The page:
Repo rates – How they affect the economy

August 16, 2019 . Vignesh  Sayeesundar

You might have seen a newsflash last week, along the lines of: “The Monetary Policy Committee of the RBI cut the repo rate by 35 basis points to 5.40%.” What is this term “repo rate”, that’s in the news every couple of months? More importantly, how does it affect the common man – the borrower, the lender, the investor and the others? Read on to find out!

What is repo rate?

Let’s begin by understanding what the term repo rate means, in its simplest form. When you borrow from a bank, they charge an interest on the loan. In the same way, repo rate is the rate of interest that banks must pay to the RBI when they borrow from it. So, if the repo rate is 6% and a bank borrows Rs. 100 from the RBI, it must pay an interest of Rs. 6. Conversely, when banks deposit excess funds with the RBI, they earn interest at the reverse-repo rate, which is 0.25% below the repo rate.

Why does the repo rate matter?

Banks make profits by charging a higher rate of interest on their loans than what they offer on deposits. This is where the repo rate comes into play. It acts as a benchmark rate on which margins are added by financial institutions, until finally, it trickles down to the rate that you pay on your loans, or the rate you get on your fixed deposits. In other words, higher repo rates translate into higher interest rates in the economy overall.

As banks borrow large amounts via the repo route, the repo and reverse-repo rates serve as powerful tools for the RBI to control the supply of money in the system. The central bank uses these rates to achieve price stability and boost the growth of the economy. How does this work?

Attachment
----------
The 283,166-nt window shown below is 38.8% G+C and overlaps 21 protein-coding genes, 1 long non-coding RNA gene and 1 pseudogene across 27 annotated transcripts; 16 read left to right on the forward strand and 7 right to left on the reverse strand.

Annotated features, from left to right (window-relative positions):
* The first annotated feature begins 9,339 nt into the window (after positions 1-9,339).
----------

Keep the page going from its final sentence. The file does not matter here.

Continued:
How the RBI dictates monetary policy via repo rates

Liquidity regulation:

One of RBI’s key mandates is to ensure sufficient liquidity (money supply) in the Indian banking system. In situations of liquidity shortage, lowering the repo rate helps control liquidity. Keeping repo rates low encourages banks to borrow from the RBI, allowing them to lend more. This adds liquidity in the economy. Reverse repo transactions drain liquidity from the system, in the event of excess money supply. High reverse-repo rates incentivise banks to deposit money with the RBI, lowering liquidity levels.

Price regulation:

Another important function of the RBI is to stimulate economic growth, while keeping prices relatively stable. This requires a delicate balance. Keeping interest rates high discourages companies from borrowing, and hence slows economic growth. However, low interest rates could lead to excess borrowing and spending. This pushes prices up, as demand for goods outweighs supply; inflation in other words.

Liquidity and inflation are tied to each other; high liquidity causes inflation while stimulating growth, and a liquidity crunch causes prices to stay low, while suppressing growth. The RBI’s job is to strike a balance between stable prices, stimulation of growth, and adequate liquidity. And a bi-monthly review of repo rates is how they go about it.

How does this affect you?

This is the fourth consecutive repo rate-cut by RBI. The rate currently stands at 5.40%, from 6.50% in February, when the rate-cuts began. The immediate effect of lowering repo rates is the increased availability of credit, at lower interest rates. So the good news is, if you plan to take a loan in the near future, the rates are going to be lower than they have been in a while. Things don’t look as good for those on the other side however. Investors will get lower rates of interest on fixed deposits and bonds. For instance, SBI recently lowered FD interest rates for both long and short-term tenures, following the trend in repo rates.

Here’s a look at how repo rates have moved historically, along with bank fixed-deposit rates.Historical repo-rates vs FD rates

In summation, the reduction in repo rates is a cause for cheer for borrowers while hurting new depositors.

In the present situation, where growth has been slowing, equity markets will look at the rate cut as a positive. Companies now have cheaper access to credit, which will encourage them to borrow more. This will in turn boost industrial investment and growth. The move will ease the tight liquidity situation in the lending space, encouraging lending and borrowing activity. This is expected to increase consumption demand, so as to combat the slowdown that the economy is currently facing.


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